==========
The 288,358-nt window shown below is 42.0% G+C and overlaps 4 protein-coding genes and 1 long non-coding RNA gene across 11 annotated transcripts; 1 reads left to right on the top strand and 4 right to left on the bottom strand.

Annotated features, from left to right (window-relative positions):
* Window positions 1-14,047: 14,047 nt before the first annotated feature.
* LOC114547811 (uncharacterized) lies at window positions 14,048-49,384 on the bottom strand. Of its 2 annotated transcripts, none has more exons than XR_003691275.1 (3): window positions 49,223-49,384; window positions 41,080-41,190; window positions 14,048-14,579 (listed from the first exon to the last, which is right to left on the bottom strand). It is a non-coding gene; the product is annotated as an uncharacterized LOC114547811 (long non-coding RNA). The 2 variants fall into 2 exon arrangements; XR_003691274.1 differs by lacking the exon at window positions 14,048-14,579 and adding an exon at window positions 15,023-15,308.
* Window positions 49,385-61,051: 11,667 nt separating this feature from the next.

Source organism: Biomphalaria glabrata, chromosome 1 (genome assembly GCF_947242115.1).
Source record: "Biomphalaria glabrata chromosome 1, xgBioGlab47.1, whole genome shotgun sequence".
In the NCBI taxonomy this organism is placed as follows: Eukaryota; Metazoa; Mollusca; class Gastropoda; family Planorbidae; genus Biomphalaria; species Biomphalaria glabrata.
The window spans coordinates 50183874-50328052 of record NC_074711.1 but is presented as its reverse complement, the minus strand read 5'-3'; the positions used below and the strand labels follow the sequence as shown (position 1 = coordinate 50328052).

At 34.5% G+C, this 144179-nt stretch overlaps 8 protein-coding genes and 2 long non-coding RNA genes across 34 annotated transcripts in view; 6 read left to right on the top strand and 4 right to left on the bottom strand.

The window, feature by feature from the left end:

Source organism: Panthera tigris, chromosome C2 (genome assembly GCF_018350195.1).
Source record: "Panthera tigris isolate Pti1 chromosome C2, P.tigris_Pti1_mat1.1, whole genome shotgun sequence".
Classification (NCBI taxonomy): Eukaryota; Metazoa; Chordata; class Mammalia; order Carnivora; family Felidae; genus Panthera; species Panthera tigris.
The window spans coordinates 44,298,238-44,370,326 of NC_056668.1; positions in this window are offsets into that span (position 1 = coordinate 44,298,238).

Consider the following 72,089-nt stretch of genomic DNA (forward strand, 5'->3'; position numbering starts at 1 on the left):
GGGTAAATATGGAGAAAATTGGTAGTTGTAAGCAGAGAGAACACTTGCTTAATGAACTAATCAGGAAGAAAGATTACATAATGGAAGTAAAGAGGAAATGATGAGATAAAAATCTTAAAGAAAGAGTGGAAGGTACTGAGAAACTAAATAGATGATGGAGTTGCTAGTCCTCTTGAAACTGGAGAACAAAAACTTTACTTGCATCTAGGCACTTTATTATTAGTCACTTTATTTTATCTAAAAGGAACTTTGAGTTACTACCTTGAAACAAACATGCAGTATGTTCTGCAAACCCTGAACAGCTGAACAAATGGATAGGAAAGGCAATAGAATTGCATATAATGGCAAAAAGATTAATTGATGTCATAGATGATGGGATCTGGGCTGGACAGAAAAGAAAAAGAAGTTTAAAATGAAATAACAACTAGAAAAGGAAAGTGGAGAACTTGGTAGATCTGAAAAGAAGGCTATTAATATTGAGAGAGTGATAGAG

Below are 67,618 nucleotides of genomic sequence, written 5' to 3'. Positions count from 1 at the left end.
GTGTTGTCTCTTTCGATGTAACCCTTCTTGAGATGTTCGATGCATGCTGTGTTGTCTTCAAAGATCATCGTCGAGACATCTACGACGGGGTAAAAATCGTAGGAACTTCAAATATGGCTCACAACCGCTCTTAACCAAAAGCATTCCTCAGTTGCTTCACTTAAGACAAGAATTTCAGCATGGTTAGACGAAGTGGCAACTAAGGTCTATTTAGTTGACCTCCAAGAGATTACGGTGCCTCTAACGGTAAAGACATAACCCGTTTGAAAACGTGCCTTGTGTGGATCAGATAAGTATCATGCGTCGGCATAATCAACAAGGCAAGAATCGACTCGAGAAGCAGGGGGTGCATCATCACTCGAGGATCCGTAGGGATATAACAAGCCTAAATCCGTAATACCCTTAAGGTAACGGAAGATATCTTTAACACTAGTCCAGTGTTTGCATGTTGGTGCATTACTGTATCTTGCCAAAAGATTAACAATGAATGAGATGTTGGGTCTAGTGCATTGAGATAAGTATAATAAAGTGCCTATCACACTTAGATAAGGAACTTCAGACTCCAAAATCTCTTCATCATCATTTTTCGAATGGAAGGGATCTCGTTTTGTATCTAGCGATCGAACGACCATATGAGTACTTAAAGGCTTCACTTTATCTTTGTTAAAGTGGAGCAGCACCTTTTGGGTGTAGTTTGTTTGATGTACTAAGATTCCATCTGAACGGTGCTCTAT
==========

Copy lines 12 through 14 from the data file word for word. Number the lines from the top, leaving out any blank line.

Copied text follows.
Source organism: Panthera tigris, chromosome C2 (genome assembly GCF_018350195.1).
Source record: "Panthera tigris isolate Pti1 chromosome C2, P.tigris_Pti1_mat1.1, whole genome shotgun sequence".
Classification (NCBI taxonomy): Eukaryota; Metazoa; Chordata; class Mammalia; order Carnivora; family Felidae; genus Panthera; species Panthera tigris.